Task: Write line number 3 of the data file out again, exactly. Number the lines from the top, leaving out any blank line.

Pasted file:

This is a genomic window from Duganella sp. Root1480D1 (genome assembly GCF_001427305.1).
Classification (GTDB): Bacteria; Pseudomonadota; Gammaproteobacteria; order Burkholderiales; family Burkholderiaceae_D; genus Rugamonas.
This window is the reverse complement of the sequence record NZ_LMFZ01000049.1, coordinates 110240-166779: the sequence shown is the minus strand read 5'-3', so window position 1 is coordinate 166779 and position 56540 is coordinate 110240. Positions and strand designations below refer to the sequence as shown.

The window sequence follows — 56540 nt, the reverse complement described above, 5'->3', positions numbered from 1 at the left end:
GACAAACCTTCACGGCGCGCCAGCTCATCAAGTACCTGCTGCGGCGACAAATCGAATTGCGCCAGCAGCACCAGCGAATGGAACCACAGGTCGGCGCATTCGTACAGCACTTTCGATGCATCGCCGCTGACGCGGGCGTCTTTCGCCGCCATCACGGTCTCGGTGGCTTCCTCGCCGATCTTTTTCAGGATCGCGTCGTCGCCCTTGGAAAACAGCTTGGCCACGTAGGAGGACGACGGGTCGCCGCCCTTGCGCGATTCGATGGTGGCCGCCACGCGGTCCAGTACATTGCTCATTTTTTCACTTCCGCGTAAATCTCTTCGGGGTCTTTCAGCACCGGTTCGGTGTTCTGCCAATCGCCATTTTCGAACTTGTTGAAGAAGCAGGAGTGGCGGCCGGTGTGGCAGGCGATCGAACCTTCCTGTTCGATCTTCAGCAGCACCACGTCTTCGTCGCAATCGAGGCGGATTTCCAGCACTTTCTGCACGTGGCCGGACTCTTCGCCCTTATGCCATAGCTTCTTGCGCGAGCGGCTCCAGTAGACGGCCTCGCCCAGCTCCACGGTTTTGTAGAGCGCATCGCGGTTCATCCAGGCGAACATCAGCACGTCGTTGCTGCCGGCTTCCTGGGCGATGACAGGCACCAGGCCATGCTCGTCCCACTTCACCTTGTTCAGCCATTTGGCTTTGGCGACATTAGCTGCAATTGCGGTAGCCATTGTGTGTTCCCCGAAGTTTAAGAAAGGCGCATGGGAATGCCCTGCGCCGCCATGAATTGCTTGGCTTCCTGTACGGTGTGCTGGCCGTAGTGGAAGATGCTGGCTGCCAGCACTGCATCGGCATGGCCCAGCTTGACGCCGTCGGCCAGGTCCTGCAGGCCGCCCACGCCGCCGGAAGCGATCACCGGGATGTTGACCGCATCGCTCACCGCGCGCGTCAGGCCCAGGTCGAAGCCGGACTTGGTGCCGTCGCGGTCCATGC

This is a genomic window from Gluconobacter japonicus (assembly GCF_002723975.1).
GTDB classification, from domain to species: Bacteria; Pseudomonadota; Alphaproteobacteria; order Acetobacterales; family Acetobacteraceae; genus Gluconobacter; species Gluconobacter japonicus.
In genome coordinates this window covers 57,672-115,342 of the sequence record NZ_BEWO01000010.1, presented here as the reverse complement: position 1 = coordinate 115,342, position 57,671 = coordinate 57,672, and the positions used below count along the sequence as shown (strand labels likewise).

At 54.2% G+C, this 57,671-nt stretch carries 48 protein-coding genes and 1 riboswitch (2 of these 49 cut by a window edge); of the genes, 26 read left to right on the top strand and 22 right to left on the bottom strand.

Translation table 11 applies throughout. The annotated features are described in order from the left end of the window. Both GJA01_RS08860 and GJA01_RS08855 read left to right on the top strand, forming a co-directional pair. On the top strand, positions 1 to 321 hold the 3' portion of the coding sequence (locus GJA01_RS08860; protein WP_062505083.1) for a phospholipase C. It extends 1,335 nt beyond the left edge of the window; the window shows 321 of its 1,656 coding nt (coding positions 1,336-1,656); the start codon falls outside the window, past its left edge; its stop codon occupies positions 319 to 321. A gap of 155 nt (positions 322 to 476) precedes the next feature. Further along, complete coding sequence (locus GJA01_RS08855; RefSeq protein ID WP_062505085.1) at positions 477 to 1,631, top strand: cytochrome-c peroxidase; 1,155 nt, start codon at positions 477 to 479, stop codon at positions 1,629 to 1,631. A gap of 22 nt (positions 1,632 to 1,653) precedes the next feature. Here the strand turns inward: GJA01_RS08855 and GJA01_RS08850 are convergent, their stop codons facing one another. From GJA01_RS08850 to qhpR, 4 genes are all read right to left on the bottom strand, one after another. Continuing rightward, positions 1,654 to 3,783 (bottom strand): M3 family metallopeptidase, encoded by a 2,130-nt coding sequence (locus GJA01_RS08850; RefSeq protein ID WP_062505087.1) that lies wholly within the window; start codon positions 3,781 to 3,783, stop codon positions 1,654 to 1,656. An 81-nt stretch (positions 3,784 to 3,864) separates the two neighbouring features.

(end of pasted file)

This window is the reverse complement of the sequence record NZ_LMFZ01000049.1, coordinates 110240-166779: the sequence shown is the minus strand read 5'-3', so window position 1 is coordinate 166779 and position 56540 is coordinate 110240. Positions and strand designations below refer to the sequence as shown.